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Plight of the Homeless

January 31, 1987

Lawrence says, "There are jobs for the homeless . . . people just don't want to take jobs that are beneath them." I am sick and tired of this attitude, which has persisted since the Depression about the poor in our country, and has been encouraged so much by the current Administration in Washington.

Jobs? Sure there are. As a former employer myself, let me give you an example of these jobs. I once hired a homeless person, unknowingly, because he had filled out a phony address on his job application and homeless people don't have addresses.

This man was willing to work as a dishwasher, for minimum wage, and confessed to me that he was living out of his car only after he trusted me, a period of several weeks into the job. (He was lucky enough to at least have a car.)

He told me that on the money he was taking home, less than $100 a week, he didn't see how he was ever going to get an apartment. How does a person eat and buy clothes, shower, and in his case buy gasoline (or bus fare to work) on $100 a week and save up for an apartment?

I no longer live in Los Angeles County, but it is my understanding that even some hole-in-the-wall place to live costs about $400 a month these days, probably more. Then there are utility deposits, first and last month's rent, cleaning deposits, and try finding a landlord who will rent to these people anyway, when their last known address is St. Vincent de Paul Shelter, or some broken-down Chevy.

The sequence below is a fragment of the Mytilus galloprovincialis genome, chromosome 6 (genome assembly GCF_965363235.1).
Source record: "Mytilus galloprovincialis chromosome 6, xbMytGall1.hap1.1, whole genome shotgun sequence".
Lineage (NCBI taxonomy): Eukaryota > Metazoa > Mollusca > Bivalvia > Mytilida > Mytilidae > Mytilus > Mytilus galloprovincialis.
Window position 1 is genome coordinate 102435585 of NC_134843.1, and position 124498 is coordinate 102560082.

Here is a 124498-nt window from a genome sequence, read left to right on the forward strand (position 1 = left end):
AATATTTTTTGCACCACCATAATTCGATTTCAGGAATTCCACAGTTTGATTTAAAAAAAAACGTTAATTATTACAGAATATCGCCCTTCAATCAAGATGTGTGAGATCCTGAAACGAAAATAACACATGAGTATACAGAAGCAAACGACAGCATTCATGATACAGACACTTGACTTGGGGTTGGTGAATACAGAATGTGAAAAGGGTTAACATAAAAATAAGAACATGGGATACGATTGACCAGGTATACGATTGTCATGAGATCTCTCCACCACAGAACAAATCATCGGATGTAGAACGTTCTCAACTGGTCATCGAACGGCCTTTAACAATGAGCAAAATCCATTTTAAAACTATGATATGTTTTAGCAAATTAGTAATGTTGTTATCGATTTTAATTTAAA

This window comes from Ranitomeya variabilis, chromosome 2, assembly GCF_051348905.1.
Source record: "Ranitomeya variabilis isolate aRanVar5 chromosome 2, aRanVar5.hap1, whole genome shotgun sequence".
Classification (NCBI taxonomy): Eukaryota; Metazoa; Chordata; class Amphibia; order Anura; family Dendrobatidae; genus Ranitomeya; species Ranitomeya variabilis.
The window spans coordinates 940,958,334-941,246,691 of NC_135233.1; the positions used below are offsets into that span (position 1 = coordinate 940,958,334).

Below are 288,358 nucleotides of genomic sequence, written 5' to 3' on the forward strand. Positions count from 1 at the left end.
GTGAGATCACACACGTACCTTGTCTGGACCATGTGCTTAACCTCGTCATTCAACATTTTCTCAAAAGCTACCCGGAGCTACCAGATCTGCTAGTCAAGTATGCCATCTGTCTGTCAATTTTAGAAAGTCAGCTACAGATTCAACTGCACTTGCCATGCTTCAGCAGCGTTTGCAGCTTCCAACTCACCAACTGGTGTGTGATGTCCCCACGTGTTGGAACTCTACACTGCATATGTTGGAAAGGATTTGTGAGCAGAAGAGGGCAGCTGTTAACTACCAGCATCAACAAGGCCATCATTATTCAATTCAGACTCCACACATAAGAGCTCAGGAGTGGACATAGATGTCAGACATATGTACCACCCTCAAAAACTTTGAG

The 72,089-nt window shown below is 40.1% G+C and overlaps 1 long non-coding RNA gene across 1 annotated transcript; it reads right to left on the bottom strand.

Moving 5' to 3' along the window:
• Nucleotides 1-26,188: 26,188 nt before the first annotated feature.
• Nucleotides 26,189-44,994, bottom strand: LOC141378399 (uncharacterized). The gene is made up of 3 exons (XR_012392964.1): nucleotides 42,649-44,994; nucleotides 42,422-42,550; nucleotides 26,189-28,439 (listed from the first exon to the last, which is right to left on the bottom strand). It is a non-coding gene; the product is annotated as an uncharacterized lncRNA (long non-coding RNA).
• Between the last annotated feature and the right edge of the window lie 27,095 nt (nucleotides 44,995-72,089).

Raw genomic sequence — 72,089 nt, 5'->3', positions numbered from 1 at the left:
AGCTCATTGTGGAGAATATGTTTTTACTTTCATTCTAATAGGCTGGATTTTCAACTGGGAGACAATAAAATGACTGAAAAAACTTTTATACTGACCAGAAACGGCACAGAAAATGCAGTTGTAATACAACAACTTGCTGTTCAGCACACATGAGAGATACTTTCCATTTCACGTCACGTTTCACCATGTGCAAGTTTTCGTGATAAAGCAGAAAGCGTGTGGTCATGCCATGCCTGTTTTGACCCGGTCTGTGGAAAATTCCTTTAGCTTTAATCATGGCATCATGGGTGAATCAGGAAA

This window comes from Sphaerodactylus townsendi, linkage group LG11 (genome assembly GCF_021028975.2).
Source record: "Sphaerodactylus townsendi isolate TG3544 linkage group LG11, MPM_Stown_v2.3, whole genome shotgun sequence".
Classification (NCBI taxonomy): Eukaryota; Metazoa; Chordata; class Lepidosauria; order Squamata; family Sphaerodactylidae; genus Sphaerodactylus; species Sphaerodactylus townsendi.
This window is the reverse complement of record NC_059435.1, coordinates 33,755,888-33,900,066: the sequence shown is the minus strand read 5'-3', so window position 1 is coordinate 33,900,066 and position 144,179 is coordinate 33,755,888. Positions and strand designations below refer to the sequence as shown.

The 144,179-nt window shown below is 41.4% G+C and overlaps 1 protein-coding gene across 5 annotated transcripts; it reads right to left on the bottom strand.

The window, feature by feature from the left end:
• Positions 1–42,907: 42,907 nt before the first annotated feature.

My dishwasher didn't show up for work one morning because he was in jail, picked up for sleeping in his car. Another time he was stuck clear across town and didn't have gas money to get to work. He was a young man, so he finally enlisted in the Navy to get out of this "no-win" situation. What if you're 50 years old and the Navy won't take you? Or a single mother with children?

The ignorance of people who blame the homeless for their plight never ceases to amaze me. Could it be that these people simply don't want to face reality, that it's easier to blame the poor than to admit that the richest country in the world simply looks the other way when it comes to their fellow man?

I might add, also, that when my supervisor at my old job found out I had hired a homeless person to begin with, he was furious. "Forget these people," he told me. "They're lousy employees."

KIM CALLAHAN-HEDDEN

San Diego

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